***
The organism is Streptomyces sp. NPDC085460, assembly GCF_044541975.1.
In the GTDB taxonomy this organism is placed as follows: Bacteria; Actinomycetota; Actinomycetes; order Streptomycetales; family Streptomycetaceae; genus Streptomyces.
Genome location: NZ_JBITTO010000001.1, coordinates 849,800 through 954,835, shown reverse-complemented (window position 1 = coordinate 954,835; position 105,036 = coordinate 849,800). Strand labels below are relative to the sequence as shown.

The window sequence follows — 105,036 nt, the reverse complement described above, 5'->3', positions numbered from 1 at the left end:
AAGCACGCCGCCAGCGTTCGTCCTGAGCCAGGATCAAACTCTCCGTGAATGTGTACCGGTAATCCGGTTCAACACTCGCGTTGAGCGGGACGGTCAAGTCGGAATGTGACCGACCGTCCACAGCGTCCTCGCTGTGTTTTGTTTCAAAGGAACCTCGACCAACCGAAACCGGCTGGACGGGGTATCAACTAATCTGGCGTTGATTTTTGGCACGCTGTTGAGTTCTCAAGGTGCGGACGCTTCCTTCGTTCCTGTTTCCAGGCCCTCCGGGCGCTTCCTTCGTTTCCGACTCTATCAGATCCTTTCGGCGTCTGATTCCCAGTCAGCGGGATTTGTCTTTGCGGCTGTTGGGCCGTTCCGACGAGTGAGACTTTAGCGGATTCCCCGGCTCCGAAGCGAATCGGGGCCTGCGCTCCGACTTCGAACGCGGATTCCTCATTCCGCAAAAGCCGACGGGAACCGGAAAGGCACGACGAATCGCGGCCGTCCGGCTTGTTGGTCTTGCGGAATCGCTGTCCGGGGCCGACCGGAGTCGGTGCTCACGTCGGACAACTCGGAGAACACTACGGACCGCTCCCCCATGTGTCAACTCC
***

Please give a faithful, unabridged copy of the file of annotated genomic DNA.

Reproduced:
The organism is Streptomyces sp. NPDC085460, assembly GCF_044541975.1.
In the GTDB taxonomy this organism is placed as follows: Bacteria; Actinomycetota; Actinomycetes; order Streptomycetales; family Streptomycetaceae; genus Streptomyces.
Genome location: NZ_JBITTO010000001.1, coordinates 849,800 through 954,835, shown reverse-complemented (window position 1 = coordinate 954,835; position 105,036 = coordinate 849,800). Strand labels below are relative to the sequence as shown.

The window sequence follows — 105,036 nt, the reverse complement described above, 5'->3', positions numbered from 1 at the left end:
AAGCACGCCGCCAGCGTTCGTCCTGAGCCAGGATCAAACTCTCCGTGAATGTGTACCGGTAATCCGGTTCAACACTCGCGTTGAGCGGGACGGTCAAGTCGGAATGTGACCGACCGTCCACAGCGTCCTCGCTGTGTTTTGTTTCAAAGGAACCTCGACCAACCGAAACCGGCTGGACGGGGTATCAACTAATCTGGCGTTGATTTTTGGCACGCTGTTGAGTTCTCAAGGTGCGGACGCTTCCTTCGTTCCTGTTTCCAGGCCCTCCGGGCGCTTCCTTCGTTTCCGACTCTATCAGATCCTTTCGGCGTCTGATTCCCAGTCAGCGGGATTTGTCTTTGCGGCTGTTGGGCCGTTCCGACGAGTGAGACTTTAGCGGATTCCCCGGCTCCGAAGCGAATCGGGGCCTGCGCTCCGACTTCGAACGCGGATTCCTCATTCCGCAAAAGCCGACGGGAACCGGAAAGGCACGACGAATCGCGGCCGTCCGGCTTGTTGGTCTTGCGGAATCGCTGTCCGGGGCCGACCGGAGTCGGTGCTCACGTCGGACAACTCGGAGAACACTACGGACCGCTCCCCCATGTGTCAACTCC